Fully six in 10 voters thought Trump unqualified for the office — which is almost the exact same as the percentage that said he lacked the right temperament, that he was untrustworthy and that they did not view him favorably. This included significant percentages of Americans who voted for him anyway.
Even if the exit polls are off by a lot, these are staggering findings. It means that a clear majority of the country suspects that the next president is a foul person and nowhere near up to the job.
Consider, too, that Trump seems to have amassed something like 1.5 million fewer votes than Mitt Romney did in a losing effort four years earlier. In failing to reach the 50 percent threshold, Trump lost the popular vote to Clinton and came nowhere near Obama’s vote count from 2012.
Even Trump must look at that and know that he wasn’t blown into the White House simply by some gale-force wind of white outrage. There was also the stiff breeze of disdain for his opponent.
The FBI’s sudden (and, as it turned out, wholly unwarranted) reentry into the race during those last crucial weeks didn’t change anyone’s mind about who Clinton was. What it did was to remind them of how bleak her presidency would likely be, how shadowed by endless investigations and innuendo.
That — combined with Trump’s sudden and miraculous ability to finally shut up for a little while — succeeded in making the campaign, in its final stage, what Republicans had hoped to make it all along: a referendum on Hillary.
So what are we to make of all this? I go back to the multiplex.
Some large number of Trump voters — enough to put him over the top in the Electoral College — are under no illusion that he is likely to inspire them, or even reward their faith. But a lot of them made the calculation that they’d rather find that out, one way or the other, than sit through another four years of rapidly expanding government, endless scandals and empty oratory.
That’s what they saw coming in a second Clinton presidency, and no one did much to disabuse them of the notion.
As I’ve written many times during this campaign, American politics, largely thanks to my own industry, has come to resemble nothing so much as entertainment or sport. Characters matter more than parties. Storylines eclipse policy.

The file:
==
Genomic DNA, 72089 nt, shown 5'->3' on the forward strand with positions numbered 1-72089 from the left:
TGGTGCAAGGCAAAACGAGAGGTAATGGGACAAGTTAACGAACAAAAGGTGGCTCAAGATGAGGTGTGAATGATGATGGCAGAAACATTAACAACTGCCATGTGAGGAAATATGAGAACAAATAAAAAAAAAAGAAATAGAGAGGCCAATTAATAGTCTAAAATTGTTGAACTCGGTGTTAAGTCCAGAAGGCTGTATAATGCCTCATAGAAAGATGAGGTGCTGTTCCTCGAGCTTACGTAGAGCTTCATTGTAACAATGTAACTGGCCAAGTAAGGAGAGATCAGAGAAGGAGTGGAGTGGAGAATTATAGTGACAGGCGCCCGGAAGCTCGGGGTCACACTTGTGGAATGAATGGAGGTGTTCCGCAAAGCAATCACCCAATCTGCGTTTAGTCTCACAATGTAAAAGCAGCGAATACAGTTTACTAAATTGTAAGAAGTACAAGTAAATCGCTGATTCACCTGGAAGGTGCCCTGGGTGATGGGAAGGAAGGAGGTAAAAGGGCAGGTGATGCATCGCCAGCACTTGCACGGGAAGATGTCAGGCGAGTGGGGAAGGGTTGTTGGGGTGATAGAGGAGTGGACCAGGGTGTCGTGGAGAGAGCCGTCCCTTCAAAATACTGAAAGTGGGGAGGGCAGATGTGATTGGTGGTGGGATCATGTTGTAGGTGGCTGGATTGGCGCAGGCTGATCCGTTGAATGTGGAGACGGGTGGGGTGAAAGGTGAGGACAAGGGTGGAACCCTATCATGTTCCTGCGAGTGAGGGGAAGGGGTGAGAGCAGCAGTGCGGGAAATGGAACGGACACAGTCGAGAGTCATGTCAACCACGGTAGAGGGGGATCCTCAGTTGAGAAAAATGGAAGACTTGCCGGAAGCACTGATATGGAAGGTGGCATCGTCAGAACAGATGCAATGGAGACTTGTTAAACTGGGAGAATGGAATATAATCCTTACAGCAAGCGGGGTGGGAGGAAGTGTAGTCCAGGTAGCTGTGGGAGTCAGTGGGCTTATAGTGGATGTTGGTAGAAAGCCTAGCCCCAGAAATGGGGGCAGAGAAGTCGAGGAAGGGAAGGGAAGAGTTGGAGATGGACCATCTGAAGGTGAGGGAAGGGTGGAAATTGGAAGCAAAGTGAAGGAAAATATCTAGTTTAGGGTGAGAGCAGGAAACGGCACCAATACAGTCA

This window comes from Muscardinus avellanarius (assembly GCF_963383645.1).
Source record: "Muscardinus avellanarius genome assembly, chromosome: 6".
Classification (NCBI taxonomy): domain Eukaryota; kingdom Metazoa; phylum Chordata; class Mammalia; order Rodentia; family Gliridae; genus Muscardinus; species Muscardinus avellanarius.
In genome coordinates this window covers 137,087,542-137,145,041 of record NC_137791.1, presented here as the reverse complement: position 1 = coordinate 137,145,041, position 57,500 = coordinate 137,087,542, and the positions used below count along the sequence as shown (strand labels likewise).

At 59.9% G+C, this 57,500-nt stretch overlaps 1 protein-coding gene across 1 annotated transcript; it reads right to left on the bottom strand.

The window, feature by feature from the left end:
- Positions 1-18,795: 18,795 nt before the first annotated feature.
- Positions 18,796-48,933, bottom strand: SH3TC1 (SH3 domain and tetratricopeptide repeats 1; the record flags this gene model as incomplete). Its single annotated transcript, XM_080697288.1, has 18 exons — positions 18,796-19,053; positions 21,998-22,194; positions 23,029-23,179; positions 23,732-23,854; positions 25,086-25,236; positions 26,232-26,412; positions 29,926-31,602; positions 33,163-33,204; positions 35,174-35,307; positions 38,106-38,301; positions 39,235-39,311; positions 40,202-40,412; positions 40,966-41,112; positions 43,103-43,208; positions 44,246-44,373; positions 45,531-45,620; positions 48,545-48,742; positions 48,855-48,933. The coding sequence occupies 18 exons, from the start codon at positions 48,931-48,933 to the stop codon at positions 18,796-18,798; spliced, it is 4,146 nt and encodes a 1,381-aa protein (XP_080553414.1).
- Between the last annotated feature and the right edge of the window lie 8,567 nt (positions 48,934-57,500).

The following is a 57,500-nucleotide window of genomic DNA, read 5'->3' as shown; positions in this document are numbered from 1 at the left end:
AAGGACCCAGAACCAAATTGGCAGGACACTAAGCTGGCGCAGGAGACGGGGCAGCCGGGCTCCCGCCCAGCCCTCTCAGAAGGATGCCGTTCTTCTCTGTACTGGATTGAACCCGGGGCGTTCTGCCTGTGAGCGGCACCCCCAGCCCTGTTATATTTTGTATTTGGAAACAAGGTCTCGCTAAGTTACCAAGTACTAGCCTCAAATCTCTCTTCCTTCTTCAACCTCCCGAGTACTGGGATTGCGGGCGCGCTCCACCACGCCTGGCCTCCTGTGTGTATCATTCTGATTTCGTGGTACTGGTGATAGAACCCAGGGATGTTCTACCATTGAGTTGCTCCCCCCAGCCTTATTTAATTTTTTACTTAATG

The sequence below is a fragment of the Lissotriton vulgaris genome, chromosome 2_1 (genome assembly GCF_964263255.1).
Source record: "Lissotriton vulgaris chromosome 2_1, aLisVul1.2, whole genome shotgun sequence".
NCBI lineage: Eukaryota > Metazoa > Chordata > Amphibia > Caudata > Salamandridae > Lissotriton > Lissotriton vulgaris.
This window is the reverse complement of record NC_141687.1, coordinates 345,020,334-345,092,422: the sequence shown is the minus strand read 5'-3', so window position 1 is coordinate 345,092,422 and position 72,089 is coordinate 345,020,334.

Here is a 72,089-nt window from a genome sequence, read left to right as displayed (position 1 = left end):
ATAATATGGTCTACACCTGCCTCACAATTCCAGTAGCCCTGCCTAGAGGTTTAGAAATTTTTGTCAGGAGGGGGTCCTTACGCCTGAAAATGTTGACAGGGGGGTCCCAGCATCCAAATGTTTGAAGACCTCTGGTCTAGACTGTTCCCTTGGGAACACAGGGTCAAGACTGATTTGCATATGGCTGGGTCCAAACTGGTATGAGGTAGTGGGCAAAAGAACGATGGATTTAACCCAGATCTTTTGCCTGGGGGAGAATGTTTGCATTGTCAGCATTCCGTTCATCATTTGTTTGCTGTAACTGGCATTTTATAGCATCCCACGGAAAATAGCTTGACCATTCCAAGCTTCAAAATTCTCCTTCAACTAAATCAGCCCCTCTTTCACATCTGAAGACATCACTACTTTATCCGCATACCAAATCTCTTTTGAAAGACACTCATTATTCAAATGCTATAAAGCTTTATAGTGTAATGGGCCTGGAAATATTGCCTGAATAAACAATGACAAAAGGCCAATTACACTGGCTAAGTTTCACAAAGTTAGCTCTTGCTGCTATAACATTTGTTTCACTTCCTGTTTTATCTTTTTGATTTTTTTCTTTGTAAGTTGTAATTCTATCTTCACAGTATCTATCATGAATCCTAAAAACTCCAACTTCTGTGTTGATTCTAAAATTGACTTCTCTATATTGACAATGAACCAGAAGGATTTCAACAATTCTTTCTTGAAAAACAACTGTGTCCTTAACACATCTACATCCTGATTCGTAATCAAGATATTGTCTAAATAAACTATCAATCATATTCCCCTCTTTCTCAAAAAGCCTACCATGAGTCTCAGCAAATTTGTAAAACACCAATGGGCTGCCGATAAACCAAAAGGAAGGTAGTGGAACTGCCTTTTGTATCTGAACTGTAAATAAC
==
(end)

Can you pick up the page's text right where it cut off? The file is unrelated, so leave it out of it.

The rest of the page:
So it’s no wonder the voters seemed to view both flawed candidates as dual narratives competing for the next four years of our viewing attention.
As a drama, Clinton is drab, dispiriting, a little preachy. The critics say the Trump saga is unwatchable, but why would the voters listen to us? They wanted something different, something with a little more creative tension.
There was a time when we had to really admire our heroes, on screen and in politics. But TV and movies these days are filled with antiheroes like Walter White or the Underwoods, characters we’d never have over to dinner but who we find mesmerizing nonetheless, in part because there’s always the looming question of whether they can yet be something better than they are.
So why not a president who demeans women, who doesn’t pay taxes and never says he’s sorry. We don’t have to love him, right? We only have to imagine who he might yet become.
This is what we can tell our kids: America, or the clear majority of it anyway, is not a country that cheers bullies and dishonors women. The cruelty and bigotry unleashed and legitimized by our president-elect this year isn’t what draws most voters to him.
We’ve simply lost our seriousness of purpose. Our media treats politics like a show, and the actors treat us like an audience. And so an awful lot of Americans decided they might as well give Trump a chance, because it’s all theatrics anyway, and at least he’s willing to improvise.
It strikes me as a reckless calculation, bound to get you a reckless president. Dangerous parts of the world are about to get more dangerous. More than 20 million people who just got health insurance are about to lose it. (Republicans have no choice but to make good on that promise now.) Being an immigrant is about to get a lot less safe.
The opening credits are rolling on the Trump presidency. We can only hope it’s a story of redemption.